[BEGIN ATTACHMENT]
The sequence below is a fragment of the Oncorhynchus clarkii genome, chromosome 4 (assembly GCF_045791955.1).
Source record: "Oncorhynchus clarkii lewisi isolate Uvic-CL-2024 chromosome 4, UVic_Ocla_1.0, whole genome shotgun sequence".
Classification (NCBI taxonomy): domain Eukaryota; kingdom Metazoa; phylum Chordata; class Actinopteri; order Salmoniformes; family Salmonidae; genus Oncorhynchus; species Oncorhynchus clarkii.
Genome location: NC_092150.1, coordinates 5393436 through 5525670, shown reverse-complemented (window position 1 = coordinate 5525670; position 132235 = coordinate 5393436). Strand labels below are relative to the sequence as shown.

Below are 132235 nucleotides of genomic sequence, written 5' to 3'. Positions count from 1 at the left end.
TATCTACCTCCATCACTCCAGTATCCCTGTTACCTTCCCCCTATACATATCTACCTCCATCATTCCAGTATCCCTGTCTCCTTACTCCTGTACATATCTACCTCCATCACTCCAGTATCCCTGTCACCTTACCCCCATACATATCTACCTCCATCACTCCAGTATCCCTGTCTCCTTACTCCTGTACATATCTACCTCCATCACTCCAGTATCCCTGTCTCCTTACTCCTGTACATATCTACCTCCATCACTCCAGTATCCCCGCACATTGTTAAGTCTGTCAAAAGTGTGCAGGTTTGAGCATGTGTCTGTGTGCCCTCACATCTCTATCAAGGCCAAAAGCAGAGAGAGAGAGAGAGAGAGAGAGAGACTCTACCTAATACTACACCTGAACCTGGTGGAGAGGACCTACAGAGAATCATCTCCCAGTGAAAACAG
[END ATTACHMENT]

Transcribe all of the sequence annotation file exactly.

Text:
The sequence below is a fragment of the Oncorhynchus clarkii genome, chromosome 4 (assembly GCF_045791955.1).
Source record: "Oncorhynchus clarkii lewisi isolate Uvic-CL-2024 chromosome 4, UVic_Ocla_1.0, whole genome shotgun sequence".
Classification (NCBI taxonomy): domain Eukaryota; kingdom Metazoa; phylum Chordata; class Actinopteri; order Salmoniformes; family Salmonidae; genus Oncorhynchus; species Oncorhynchus clarkii.
Genome location: NC_092150.1, coordinates 5393436 through 5525670, shown reverse-complemented (window position 1 = coordinate 5525670; position 132235 = coordinate 5393436). Strand labels below are relative to the sequence as shown.

Below are 132235 nucleotides of genomic sequence, written 5' to 3'. Positions count from 1 at the left end.
TATCTACCTCCATCACTCCAGTATCCCTGTTACCTTCCCCCTATACATATCTACCTCCATCATTCCAGTATCCCTGTCTCCTTACTCCTGTACATATCTACCTCCATCACTCCAGTATCCCTGTCACCTTACCCCCATACATATCTACCTCCATCACTCCAGTATCCCTGTCTCCTTACTCCTGTACATATCTACCTCCATCACTCCAGTATCCCTGTCTCCTTACTCCTGTACATATCTACCTCCATCACTCCAGTATCCCCGCACATTGTTAAGTCTGTCAAAAGTGTGCAGGTTTGAGCATGTGTCTGTGTGCCCTCACATCTCTATCAAGGCCAAAAGCAGAGAGAGAGAGAGAGAGAGAGAGAGACTCTACCTAATACTACACCTGAACCTGGTGGAGAGGACCTACAGAGAATCATCTCCCAGTGAAAACAG